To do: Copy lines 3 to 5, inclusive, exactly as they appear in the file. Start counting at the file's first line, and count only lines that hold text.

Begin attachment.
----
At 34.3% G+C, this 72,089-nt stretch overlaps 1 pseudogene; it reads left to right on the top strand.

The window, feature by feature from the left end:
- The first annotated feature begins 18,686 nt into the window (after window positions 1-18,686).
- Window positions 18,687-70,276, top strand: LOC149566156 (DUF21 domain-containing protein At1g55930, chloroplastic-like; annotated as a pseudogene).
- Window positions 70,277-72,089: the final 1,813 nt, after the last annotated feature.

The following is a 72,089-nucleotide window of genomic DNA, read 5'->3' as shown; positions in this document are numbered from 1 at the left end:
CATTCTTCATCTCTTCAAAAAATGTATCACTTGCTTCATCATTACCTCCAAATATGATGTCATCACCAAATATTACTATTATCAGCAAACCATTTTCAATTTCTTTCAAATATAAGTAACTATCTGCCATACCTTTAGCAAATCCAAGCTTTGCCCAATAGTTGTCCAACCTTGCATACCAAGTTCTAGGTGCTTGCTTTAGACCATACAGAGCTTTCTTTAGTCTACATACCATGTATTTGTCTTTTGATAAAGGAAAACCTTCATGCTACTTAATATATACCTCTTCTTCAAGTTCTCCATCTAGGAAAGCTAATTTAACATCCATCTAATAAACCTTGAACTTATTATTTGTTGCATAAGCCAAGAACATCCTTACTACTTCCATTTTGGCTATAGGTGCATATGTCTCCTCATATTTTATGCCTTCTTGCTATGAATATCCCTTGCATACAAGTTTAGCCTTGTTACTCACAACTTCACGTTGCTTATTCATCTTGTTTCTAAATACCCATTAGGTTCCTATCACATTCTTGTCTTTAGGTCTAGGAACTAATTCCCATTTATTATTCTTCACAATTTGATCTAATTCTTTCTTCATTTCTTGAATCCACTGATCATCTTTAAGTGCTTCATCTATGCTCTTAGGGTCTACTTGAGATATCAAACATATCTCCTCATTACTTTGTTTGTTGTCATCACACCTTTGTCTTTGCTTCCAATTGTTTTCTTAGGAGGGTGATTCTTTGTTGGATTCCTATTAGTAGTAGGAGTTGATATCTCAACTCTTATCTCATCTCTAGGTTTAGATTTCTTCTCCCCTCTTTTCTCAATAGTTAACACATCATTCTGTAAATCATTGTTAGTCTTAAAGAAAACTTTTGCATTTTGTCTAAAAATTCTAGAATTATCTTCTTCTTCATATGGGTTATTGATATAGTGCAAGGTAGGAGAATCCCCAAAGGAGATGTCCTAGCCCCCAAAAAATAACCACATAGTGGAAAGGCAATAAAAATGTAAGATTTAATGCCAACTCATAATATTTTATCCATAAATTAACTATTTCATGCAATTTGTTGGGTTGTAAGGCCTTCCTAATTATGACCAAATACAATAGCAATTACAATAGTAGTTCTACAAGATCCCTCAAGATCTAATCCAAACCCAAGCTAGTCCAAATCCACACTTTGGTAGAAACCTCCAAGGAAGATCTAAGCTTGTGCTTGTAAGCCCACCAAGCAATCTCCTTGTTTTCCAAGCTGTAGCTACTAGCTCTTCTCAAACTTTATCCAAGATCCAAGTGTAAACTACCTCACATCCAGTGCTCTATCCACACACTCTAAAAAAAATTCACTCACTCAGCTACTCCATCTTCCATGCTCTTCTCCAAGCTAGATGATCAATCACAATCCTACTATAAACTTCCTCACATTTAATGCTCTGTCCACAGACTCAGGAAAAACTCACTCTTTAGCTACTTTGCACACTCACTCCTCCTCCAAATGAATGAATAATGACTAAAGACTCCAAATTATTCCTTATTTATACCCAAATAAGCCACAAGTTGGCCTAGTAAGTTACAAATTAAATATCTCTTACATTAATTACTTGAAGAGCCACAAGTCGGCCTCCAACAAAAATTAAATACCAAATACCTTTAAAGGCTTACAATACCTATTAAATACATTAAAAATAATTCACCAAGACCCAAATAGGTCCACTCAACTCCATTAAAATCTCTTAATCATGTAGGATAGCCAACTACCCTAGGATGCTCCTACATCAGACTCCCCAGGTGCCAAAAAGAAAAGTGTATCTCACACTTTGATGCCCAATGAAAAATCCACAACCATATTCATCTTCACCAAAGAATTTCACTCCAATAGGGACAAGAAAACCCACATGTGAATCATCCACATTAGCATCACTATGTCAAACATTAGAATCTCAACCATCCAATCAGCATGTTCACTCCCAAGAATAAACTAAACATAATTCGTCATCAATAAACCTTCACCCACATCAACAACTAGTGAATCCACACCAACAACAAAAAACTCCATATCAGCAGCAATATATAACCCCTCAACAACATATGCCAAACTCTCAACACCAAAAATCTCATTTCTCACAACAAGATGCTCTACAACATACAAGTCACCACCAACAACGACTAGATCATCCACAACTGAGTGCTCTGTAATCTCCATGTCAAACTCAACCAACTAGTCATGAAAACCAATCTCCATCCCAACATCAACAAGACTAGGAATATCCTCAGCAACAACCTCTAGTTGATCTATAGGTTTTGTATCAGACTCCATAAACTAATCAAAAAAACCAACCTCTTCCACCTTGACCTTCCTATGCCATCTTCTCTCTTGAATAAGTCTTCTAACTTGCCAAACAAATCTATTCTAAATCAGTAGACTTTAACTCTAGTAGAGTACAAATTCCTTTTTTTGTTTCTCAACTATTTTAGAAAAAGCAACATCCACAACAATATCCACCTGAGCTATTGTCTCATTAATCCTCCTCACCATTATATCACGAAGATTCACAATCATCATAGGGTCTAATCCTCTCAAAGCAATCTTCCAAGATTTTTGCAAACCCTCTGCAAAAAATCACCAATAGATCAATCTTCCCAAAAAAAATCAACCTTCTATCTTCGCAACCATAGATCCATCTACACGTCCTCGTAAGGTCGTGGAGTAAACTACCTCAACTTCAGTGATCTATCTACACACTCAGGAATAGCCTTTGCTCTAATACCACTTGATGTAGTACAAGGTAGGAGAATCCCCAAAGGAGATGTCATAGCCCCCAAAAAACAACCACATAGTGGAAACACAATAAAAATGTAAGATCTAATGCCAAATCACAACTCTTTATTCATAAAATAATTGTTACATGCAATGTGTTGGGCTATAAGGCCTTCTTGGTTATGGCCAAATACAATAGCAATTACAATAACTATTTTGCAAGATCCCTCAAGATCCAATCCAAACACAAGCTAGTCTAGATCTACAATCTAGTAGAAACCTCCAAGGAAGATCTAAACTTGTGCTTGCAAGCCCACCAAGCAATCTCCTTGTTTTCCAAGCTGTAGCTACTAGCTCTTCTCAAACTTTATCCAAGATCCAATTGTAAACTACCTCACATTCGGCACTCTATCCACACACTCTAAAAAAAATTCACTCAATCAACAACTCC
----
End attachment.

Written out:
- The first annotated feature begins 18,686 nt into the window (after window positions 1-18,686).
- Window positions 18,687-70,276, top strand: LOC149566156 (DUF21 domain-containing protein At1g55930, chloroplastic-like; annotated as a pseudogene).
- Window positions 70,277-72,089: the final 1,813 nt, after the last annotated feature.